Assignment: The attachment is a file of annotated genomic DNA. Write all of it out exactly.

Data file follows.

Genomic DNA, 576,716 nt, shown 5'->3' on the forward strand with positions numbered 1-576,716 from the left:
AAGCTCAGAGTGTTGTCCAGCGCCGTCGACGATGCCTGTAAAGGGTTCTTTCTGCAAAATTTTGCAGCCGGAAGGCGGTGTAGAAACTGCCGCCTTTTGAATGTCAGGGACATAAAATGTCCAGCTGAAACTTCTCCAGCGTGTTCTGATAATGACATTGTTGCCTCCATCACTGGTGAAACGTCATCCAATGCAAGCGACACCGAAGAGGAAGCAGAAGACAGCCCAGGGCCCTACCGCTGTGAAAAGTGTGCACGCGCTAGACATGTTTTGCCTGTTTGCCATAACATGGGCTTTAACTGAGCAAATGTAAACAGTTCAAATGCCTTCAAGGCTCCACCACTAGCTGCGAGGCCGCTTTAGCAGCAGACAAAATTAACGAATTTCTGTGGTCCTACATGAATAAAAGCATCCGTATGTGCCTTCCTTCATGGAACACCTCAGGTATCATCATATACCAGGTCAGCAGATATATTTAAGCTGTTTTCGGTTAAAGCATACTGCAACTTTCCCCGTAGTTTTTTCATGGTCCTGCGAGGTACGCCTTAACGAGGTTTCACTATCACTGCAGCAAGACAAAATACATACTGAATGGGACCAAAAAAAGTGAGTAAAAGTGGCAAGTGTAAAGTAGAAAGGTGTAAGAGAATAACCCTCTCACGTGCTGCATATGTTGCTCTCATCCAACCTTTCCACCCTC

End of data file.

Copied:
Genomic DNA, 576,716 nt, shown 5'->3' on the forward strand with positions numbered 1-576,716 from the left:
AAGCTCAGAGTGTTGTCCAGCGCCGTCGACGATGCCTGTAAAGGGTTCTTTCTGCAAAATTTTGCAGCCGGAAGGCGGTGTAGAAACTGCCGCCTTTTGAATGTCAGGGACATAAAATGTCCAGCTGAAACTTCTCCAGCGTGTTCTGATAATGACATTGTTGCCTCCATCACTGGTGAAACGTCATCCAATGCAAGCGACACCGAAGAGGAAGCAGAAGACAGCCCAGGGCCCTACCGCTGTGAAAAGTGTGCACGCGCTAGACATGTTTTGCCTGTTTGCCATAACATGGGCTTTAACTGAGCAAATGTAAACAGTTCAAATGCCTTCAAGGCTCCACCACTAGCTGCGAGGCCGCTTTAGCAGCAGACAAAATTAACGAATTTCTGTGGTCCTACATGAATAAAAGCATCCGTATGTGCCTTCCTTCATGGAACACCTCAGGTATCATCATATACCAGGTCAGCAGATATATTTAAGCTGTTTTCGGTTAAAGCATACTGCAACTTTCCCCGTAGTTTTTTCATGGTCCTGCGAGGTACGCCTTAACGAGGTTTCACTATCACTGCAGCAAGACAAAATACATACTGAATGGGACCAAAAAAAGTGAGTAAAAGTGGCAAGTGTAAAGTAGAAAGGTGTAAGAGAATAACCCTCTCACGTGCTGCATATGTTGCTCTCATCCAACCTTTCCACCCTC